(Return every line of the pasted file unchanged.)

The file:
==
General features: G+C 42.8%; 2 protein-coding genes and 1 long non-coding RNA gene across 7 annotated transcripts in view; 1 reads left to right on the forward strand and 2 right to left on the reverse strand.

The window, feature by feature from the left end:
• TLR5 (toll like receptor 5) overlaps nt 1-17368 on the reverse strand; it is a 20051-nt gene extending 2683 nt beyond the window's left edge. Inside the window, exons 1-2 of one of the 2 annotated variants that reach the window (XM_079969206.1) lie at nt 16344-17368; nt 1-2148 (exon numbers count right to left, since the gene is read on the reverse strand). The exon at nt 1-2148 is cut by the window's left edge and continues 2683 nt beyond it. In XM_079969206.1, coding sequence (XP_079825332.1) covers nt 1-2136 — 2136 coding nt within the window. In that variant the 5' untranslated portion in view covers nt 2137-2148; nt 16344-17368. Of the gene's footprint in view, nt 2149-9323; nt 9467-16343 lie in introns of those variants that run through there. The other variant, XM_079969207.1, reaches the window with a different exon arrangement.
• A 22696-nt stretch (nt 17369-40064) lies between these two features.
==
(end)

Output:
General features: G+C 42.8%; 2 protein-coding genes and 1 long non-coding RNA gene across 7 annotated transcripts in view; 1 reads left to right on the forward strand and 2 right to left on the reverse strand.

The window, feature by feature from the left end:
• TLR5 (toll like receptor 5) overlaps nt 1-17368 on the reverse strand; it is a 20051-nt gene extending 2683 nt beyond the window's left edge. Inside the window, exons 1-2 of one of the 2 annotated variants that reach the window (XM_079969206.1) lie at nt 16344-17368; nt 1-2148 (exon numbers count right to left, since the gene is read on the reverse strand). The exon at nt 1-2148 is cut by the window's left edge and continues 2683 nt beyond it. In XM_079969206.1, coding sequence (XP_079825332.1) covers nt 1-2136 — 2136 coding nt within the window. In that variant the 5' untranslated portion in view covers nt 2137-2148; nt 16344-17368. Of the gene's footprint in view, nt 2149-9323; nt 9467-16343 lie in introns of those variants that run through there. The other variant, XM_079969207.1, reaches the window with a different exon arrangement.
• A 22696-nt stretch (nt 17369-40064) lies between these two features.